Full interview (by category)
Getting along with other inmates
Time off for good behavior
Food and Commissary
Broward County Jail
555 SE 1st Ave.
James: I was never sentenced, always plead, or negotiated, or open plead.
Charles: Original plea was 18 years lmfao. Took no sentence on any charge accept violation of probation, 60 days on that. Spent two months in broward for no reason as my timed serve was not recognized by Palm Beach county and I took no sentence in broward.
Doug: 16 months prison, 6 months in a halfway house followed by 3 years probation.
Nick: I was sentenced to a year and a half of probation. Interlock device, court fines, and immobilization.
Erik: My sentence was 18months probations which turned into 60days in the bcj.
Edwin: I was sentenced to 6 months (time served)
Will: I was sentenced to 3 years and 8 months ok state prison.
Rickey: i dont know
Lee: I was sentenced to three years and 5 months.
David: My sentence was for a year and a day. If the jail is not over crowded they will usually sentence you to a year. One year is county time and anything over a year is state time.
Ann: did a total of 21 months before given a sentence of time served for a guilty plea on the withholding charge
Scott: i did house arrest for 30 days
JM: Did you spend time in a holding cell after your sentencing? If so, what was that like? If you didn't where did they they take you instead?
James: The holding cells were your worst nightmare (at the courthouse). The cells are frequently overcrowded with no seats. The running water (HA) dribbles out so it is undrinkable. A water cooler comes around every couple of hours if you're lucky enough to be there when it comes. It smells, it's dirty (most of the time), no clocks. It's always freezing and inmates are not allowed to wear sweatshirts, and many inmates have no t-shirts or socks.
Charles: I was sent straight to ISO. 24 hour lock down for two weeks. Then I got to go to the 11 4A pod. No holding cell for me in Broward. In palm beach S6C was a phenomena, stogs and drugs everywhere. People cook adderal into meth using the fluroscent light bulbs.
Doug: cold and hungry
Nick: They took me back to the facility and I had to wait 10 hours to be released. Where I had to wait for an hour and a half to be released. Frustrating.
Erik: yes as explained before I was taken to court very early and not only did I wait a week before I saw a judge but I was also extradited on top of all the moving around. I was held for about 4 hours after court before returned to cell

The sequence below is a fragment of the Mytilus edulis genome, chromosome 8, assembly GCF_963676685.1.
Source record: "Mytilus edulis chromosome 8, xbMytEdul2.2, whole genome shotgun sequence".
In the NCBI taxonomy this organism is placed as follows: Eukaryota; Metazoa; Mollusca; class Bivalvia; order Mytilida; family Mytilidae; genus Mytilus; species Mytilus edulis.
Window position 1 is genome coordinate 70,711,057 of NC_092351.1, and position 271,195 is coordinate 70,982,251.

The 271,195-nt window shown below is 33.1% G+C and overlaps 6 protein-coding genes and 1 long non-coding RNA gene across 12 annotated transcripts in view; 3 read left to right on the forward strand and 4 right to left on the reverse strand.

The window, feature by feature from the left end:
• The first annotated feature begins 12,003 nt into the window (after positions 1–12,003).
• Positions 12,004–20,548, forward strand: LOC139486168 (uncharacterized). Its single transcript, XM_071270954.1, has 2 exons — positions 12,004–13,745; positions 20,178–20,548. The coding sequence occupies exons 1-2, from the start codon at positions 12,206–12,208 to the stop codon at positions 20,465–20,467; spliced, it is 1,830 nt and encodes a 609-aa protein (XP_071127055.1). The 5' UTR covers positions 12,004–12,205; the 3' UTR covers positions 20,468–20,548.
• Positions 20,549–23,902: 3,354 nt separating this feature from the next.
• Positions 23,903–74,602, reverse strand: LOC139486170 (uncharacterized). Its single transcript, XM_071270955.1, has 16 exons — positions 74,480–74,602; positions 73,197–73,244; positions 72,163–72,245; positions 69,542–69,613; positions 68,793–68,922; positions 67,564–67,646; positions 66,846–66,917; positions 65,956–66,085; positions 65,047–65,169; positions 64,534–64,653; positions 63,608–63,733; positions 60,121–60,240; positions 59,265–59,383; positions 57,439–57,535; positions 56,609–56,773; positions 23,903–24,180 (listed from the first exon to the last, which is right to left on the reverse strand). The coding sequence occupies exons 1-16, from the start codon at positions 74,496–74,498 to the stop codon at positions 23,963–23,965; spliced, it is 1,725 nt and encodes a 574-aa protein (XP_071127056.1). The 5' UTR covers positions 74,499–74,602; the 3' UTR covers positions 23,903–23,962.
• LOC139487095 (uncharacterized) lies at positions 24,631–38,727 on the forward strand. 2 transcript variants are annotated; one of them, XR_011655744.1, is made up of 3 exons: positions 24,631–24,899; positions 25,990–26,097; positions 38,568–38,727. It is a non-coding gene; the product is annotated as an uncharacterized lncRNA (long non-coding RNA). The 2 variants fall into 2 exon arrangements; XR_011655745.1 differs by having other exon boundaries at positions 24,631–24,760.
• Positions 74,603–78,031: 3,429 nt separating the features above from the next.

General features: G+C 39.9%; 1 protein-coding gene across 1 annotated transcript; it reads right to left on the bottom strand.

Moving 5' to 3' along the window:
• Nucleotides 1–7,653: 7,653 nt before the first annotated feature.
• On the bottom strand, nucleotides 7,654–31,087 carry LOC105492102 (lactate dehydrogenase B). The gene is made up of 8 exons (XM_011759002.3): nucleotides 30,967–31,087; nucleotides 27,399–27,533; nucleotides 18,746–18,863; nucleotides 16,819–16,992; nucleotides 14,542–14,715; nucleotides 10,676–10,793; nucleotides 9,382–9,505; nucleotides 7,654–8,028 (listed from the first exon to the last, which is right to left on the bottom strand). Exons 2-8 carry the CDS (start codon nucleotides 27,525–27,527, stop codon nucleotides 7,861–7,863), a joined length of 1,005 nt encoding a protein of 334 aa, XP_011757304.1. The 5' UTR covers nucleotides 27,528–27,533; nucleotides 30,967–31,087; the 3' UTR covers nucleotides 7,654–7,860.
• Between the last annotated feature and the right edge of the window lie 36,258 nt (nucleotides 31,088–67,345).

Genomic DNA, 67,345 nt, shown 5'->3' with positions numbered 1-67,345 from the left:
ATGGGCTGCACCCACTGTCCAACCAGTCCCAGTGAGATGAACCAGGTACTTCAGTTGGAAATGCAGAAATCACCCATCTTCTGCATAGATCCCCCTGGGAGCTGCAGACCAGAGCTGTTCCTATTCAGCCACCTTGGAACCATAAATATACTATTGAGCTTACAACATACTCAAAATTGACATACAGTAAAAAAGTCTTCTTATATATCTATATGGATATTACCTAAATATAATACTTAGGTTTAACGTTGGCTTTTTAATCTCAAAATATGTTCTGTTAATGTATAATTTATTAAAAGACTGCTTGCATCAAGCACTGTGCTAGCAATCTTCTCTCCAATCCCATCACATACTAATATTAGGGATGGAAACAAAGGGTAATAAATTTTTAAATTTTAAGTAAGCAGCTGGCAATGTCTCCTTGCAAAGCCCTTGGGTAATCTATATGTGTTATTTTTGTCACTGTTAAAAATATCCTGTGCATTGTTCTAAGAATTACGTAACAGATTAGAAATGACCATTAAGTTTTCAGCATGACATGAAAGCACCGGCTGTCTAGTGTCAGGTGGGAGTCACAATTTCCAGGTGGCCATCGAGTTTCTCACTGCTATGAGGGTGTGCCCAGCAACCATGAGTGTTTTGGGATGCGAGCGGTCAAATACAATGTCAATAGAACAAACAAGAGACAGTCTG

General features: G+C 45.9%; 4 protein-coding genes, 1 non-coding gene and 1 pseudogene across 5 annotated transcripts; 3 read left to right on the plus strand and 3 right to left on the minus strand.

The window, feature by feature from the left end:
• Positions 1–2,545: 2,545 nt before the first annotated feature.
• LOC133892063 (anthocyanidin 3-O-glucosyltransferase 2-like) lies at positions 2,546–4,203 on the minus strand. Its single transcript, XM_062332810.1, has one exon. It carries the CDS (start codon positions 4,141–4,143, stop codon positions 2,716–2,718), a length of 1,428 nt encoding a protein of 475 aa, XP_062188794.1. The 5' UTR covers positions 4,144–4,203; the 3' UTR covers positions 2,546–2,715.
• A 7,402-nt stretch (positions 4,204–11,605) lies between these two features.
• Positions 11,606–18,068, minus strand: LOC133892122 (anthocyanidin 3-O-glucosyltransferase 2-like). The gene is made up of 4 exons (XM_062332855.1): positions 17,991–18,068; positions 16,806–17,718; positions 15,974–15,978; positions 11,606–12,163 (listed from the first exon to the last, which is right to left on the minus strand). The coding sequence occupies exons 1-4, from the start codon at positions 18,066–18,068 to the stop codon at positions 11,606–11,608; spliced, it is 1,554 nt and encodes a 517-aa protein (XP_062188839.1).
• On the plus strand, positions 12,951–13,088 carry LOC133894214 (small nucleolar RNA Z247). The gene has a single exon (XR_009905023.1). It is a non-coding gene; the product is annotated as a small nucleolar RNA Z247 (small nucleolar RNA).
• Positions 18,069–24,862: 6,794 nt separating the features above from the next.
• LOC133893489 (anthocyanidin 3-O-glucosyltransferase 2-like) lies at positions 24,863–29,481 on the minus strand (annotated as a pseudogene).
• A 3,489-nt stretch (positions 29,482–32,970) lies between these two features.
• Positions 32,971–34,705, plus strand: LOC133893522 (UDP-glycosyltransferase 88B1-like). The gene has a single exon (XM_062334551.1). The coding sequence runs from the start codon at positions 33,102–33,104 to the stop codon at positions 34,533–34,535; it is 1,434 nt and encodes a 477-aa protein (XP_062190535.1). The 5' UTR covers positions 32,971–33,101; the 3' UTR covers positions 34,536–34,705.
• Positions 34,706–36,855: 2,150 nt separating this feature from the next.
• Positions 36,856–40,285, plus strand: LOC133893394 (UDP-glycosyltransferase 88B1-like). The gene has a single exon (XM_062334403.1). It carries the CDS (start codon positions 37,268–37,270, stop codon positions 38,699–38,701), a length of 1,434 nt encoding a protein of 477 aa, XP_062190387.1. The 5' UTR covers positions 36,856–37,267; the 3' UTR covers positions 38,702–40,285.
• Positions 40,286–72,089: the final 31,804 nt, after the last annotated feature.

Edwin: In my case I did wait in a holding cell. But knew at the same time I was going home... so I guess I was more anxious than anything. I wasn't stressing anymore ...
Will: There was no specified place for those sentenced to state prison. So I was left with inmates who were still waiting for court to be over. It was a terrible experience.
Lee: I spent about three hous in a holding cell afterwards, which was very frustrating. I was ready to call my family just to let them k now that I was fine, even more so I needed to know that they were okay.
David: After sentencing you go back to your former cell block and wait for chain (transportation to prison) witch usually takes about two weeks. The morning before you pull chain they move you to a holding cell to process you.
Ann: i sat in a smelly,ice cold holding cell for about 2 and a half hours, most of the time with bad news on my mind,,sometimes not even knowing if i was going to make it back into court anytime soon
Scott: i was in a holding cell for maybe 10hrs then i was moved upstairs untill the police officer came and got to me to set up my house arrest at my house
What Happens at the Broward County Jail?
This site contains information gleaned from interviews with former inmates who have spent time in Florida's Broward County Jail. We have contacted several recently released inmates who have first hand experience within the facility's walls.
About 1 in every 140 people in the States has spent time in jail or prison. In Broward, the states second-largest county, many people know of at least one person who has gone through the same experience, and while it can be disconcerting, there is plenty of information available to help future inmates and their loved ones know exactly what to expect.
From recreation, to food and visitation policies; here you will find the info you need, hopefully shedding some light on the experiences one will encounter in jail.
Continue to the interview